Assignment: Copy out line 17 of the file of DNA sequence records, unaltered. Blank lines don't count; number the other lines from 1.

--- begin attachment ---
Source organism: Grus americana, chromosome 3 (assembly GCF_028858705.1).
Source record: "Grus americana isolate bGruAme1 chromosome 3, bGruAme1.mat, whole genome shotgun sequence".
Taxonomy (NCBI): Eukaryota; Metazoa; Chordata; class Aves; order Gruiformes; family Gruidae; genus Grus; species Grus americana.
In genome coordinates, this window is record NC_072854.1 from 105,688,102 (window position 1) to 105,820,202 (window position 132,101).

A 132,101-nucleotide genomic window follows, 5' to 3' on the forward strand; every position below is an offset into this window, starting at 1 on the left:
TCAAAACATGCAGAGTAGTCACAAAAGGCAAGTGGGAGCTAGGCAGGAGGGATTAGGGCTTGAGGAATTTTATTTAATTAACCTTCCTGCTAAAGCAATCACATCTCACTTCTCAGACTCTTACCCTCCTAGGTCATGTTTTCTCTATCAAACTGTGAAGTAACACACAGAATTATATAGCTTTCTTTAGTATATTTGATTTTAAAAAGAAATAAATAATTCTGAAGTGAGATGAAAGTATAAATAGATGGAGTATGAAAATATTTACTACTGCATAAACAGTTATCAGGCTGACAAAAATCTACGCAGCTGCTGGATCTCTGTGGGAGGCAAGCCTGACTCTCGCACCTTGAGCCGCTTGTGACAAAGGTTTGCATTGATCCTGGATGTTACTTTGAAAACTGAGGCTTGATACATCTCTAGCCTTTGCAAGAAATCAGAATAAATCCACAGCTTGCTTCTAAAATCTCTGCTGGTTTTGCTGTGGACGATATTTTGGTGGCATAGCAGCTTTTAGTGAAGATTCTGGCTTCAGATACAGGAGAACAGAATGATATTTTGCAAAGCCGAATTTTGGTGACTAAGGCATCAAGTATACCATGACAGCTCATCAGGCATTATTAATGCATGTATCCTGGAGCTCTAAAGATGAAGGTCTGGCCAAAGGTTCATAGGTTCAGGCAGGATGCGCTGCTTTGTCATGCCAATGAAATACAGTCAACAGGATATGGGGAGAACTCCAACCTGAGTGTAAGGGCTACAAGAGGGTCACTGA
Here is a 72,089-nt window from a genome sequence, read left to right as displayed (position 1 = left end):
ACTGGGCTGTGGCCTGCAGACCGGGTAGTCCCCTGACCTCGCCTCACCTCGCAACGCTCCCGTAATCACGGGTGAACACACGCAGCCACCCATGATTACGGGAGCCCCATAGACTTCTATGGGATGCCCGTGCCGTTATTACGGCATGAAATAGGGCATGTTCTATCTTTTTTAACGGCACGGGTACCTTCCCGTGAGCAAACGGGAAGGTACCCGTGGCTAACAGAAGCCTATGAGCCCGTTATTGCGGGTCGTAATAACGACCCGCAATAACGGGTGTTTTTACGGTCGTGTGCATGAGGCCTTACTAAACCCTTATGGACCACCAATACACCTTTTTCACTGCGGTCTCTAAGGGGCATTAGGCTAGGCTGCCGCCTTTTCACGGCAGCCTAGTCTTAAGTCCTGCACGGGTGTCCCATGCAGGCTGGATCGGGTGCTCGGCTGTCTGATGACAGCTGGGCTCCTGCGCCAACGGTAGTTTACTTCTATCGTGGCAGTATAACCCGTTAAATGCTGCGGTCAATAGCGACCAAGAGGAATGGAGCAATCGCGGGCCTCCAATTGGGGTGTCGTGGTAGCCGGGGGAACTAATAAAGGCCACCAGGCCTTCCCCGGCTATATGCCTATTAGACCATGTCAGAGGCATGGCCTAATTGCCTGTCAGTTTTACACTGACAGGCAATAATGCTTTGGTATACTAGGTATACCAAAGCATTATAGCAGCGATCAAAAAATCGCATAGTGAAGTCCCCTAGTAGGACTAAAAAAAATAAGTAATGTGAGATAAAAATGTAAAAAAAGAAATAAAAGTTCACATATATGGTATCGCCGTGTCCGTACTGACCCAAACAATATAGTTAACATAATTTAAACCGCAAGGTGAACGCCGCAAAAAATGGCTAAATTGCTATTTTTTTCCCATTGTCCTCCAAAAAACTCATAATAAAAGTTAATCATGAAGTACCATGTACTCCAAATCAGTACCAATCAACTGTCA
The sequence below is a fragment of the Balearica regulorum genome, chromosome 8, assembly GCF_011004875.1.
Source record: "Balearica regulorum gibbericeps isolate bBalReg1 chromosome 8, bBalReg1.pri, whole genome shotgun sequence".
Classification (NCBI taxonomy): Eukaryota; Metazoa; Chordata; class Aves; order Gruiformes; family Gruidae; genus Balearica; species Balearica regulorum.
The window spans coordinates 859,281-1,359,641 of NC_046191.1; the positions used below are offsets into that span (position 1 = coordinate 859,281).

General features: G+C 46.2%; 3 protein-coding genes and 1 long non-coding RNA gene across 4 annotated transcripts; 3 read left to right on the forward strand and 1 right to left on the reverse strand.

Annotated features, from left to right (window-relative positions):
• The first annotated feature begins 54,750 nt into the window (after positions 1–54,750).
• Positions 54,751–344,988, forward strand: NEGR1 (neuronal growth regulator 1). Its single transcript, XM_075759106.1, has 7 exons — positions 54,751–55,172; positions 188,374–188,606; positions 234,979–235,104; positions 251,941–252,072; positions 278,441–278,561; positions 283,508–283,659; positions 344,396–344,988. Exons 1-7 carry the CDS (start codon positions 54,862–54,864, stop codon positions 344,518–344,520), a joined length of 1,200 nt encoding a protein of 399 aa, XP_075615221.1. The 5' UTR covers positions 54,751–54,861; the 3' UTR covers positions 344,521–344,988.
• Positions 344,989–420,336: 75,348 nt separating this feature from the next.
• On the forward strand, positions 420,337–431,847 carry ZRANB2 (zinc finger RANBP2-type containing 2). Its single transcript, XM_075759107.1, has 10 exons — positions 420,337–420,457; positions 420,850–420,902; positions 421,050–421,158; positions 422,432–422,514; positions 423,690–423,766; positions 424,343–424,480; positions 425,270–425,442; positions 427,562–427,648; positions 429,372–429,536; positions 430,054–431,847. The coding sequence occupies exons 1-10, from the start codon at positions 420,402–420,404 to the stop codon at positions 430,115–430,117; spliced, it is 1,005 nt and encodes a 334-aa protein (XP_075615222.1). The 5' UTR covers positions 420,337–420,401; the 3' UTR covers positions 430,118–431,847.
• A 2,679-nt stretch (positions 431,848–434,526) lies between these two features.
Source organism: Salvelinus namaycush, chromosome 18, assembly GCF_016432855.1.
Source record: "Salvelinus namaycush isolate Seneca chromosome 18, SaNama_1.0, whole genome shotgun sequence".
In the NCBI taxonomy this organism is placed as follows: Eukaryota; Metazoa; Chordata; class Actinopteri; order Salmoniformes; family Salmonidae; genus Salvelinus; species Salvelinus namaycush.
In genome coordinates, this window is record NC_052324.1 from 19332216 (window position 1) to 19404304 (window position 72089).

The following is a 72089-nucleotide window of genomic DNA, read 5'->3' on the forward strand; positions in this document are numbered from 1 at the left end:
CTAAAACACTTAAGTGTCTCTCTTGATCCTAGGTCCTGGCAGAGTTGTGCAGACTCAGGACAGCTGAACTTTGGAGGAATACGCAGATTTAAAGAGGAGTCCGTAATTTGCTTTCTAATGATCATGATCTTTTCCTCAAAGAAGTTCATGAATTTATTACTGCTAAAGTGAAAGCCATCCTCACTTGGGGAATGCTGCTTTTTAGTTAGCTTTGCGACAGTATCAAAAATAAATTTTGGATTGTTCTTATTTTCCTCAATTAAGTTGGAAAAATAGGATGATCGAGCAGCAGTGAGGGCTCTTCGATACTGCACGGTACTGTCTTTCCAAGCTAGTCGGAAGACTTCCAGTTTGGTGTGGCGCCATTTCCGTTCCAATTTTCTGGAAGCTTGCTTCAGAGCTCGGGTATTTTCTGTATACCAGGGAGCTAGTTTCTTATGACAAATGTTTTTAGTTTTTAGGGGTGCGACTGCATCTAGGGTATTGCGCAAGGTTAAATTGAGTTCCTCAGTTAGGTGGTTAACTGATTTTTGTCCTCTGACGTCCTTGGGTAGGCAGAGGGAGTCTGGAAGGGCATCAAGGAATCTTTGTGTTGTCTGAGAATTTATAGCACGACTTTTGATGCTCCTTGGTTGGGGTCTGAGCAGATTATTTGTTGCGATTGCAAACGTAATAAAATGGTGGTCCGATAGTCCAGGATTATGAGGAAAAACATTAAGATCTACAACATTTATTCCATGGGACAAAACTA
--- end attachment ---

• Positions 344,989–420,336: 75,348 nt separating this feature from the next.